The amateur draft is today. If you didn't hear about it, don't blame MLB: they're trying their best to promote it, even leaking the announcement of the first overall selection to their own site. The overall lack of publicity means that Tampa Bay's surreal achievement is going unnoticed by the average fan. Take a look at their picks in the first couple rounds:
24. Compensation for Boston signing Carl Crawford
31. Yankees signing Rafael Soriano
38. Yankees signing Rafael Soriano
41. Boston signing Carl Crawford
42. Oakland signing Grant Balfour
52. San Diego signing Brad Hawpe
56. Detroit signing Joaquin Benoit
59. Florida signing Randy Choate
60. San Diego signing Chad Qualls
75. Oakland for signing Grant Balfour
That's thirteen picks before the start of the third round. From their first selection to the end of the supplemental round tonight, they'll get the rights to over a quarter of the players taken. How did this happen? A combination of an antiquated compensation system and a front office smart enough to execute the plan before anyone else did.
MLB's free agent compensation is one of the few front-office aspects of the game left untouched by the statistical revolution. Baseball makes a weird formula to evaluate all of its players and sends it over to Elias Sports Bureau to do the math. The top 20% of players are "Type A" — if they're offered arbitration but leave for free agency, the original team gains two draft picks. The next 20% are "Type B" — same deal, but only one pick. The formula is based on the last two years of production, and not only does it fail to take into account age, park factor, etc., but the stats it does use are terrible: wins, saves, RBI, ERA, hits per inning, fielding percentage...the gang's all here.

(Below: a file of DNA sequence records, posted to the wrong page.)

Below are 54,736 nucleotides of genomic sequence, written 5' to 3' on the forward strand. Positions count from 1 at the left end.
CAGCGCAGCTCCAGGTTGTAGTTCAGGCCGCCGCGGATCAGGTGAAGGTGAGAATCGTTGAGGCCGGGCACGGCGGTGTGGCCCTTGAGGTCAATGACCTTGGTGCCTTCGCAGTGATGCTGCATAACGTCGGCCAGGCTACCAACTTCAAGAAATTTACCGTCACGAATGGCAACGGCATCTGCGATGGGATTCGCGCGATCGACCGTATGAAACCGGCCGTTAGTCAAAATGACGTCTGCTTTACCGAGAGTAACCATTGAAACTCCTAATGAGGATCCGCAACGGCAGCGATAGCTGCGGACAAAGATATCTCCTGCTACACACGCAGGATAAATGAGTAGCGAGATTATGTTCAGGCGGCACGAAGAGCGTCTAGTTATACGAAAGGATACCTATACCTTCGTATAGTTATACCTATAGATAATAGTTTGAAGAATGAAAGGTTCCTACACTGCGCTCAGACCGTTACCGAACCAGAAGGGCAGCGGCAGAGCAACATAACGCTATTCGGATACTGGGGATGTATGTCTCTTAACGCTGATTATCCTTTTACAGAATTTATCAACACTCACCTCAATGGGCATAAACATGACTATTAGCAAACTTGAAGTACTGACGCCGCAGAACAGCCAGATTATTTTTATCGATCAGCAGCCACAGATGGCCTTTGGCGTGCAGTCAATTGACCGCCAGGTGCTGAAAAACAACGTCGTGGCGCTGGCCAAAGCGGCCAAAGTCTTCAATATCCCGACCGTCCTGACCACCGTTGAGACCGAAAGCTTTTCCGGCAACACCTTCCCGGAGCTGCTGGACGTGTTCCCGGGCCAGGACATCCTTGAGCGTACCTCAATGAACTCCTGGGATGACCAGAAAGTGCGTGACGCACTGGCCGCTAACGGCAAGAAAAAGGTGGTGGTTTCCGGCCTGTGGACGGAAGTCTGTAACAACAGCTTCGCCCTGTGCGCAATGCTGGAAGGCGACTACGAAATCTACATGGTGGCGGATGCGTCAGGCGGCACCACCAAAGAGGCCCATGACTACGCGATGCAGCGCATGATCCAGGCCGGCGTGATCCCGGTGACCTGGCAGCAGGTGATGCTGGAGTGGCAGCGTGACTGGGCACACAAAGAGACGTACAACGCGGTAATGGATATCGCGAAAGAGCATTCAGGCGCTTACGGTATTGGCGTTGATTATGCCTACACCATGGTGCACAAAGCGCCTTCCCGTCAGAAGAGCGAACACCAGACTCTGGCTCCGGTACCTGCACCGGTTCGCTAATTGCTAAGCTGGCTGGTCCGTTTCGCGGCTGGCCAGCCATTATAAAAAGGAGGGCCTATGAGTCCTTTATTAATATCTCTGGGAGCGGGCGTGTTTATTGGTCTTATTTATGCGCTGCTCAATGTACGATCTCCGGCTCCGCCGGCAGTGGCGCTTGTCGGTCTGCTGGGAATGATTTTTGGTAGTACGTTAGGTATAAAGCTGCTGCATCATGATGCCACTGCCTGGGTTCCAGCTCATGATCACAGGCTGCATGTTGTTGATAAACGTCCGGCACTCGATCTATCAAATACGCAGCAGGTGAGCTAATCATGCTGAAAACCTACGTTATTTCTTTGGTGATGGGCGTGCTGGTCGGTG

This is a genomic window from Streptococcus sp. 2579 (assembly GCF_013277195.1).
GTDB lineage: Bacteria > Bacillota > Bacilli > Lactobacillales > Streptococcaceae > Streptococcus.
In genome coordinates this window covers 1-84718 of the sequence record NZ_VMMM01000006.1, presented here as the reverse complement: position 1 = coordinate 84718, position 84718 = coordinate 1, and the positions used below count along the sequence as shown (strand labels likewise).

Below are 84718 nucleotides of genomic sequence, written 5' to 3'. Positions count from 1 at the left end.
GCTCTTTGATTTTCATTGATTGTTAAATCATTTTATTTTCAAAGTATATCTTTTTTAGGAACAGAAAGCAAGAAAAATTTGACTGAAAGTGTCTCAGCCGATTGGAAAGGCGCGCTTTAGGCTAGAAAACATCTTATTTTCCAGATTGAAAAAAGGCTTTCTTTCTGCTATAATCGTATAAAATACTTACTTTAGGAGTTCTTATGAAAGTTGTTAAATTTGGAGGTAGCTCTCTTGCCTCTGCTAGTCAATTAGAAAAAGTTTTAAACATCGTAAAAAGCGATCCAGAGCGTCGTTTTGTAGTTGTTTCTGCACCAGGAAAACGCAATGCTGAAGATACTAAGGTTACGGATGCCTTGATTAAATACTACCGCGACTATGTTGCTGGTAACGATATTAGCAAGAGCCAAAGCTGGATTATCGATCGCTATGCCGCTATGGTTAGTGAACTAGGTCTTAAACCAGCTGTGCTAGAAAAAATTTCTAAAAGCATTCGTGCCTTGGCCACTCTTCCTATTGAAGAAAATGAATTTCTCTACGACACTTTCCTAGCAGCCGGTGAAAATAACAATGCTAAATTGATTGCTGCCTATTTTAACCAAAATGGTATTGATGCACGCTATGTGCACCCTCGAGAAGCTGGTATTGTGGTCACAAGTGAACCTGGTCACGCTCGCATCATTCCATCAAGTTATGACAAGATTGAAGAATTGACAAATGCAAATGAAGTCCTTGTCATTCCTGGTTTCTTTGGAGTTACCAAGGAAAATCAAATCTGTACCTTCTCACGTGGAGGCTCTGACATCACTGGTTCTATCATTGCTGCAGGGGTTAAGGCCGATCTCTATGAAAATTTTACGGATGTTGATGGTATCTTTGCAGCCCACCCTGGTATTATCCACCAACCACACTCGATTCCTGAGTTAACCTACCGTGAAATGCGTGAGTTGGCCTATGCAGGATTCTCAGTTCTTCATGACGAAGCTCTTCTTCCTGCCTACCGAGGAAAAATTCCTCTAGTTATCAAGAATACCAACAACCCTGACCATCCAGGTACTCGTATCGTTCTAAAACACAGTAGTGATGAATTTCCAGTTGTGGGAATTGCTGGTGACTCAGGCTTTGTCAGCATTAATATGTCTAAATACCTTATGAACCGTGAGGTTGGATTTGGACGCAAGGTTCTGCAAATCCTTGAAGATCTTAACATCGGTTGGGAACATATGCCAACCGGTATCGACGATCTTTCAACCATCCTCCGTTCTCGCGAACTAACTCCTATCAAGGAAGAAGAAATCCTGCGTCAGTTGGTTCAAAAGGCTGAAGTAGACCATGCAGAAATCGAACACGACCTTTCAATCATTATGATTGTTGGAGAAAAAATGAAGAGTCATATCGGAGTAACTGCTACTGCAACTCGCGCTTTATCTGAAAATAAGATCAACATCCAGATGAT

The bizarre results create an inefficiency. Certain players can become more valuable for their draft picks than their actual value playing. It's the closest thing baseball has to the NBA's expiring contract phenomenon. The most overvalued players are usually relievers — a Type A setup man is, on balance, nowhere near the real quality of a Type A second baseman.
So when the Rays assembled an outstanding bullpen last year on the cheap, they were getting even more value than most people realized. Soriano, Benoit, Balfour, Choate, and Qualls netted a total of seven draft picks.
Why didn't anyone figure this out before? It's not as simple as it seems: the arbitration offer necessary to receive the picks is often a roadblock, especially for players coming out of large contracts: the team must ensure that the player will receive a larger offer on the free agent market than he will by going to arbitration. This offseason provided the perfect opportunity for relievers, as there was low free agent supply and high demand. The plan also required excellent talent evaluation: many of their relievers were unheralded scrubs before they came to Tampa. And let's not forget that signing a baker's dozen of high draft picks doesn't come cheaply: the signing bonus dent may have mandated a one-year payroll dip big enough to cost them to cost them a playoff spot.
Combine their picks and their history of drafting well, and the Rays are likely to be loaded in four years. By the time Evan Longoria and Wade Davis become unaffordable, Tampa will be able to replace them easily. And the team will get even more prospects for letting them go, be it through free agency or trade. Spending alone won't be enough to win the AL East: as of today, the Rays are the clear 2016 division favorites, and it might be too late for the Yanks and Sox to do anything about it.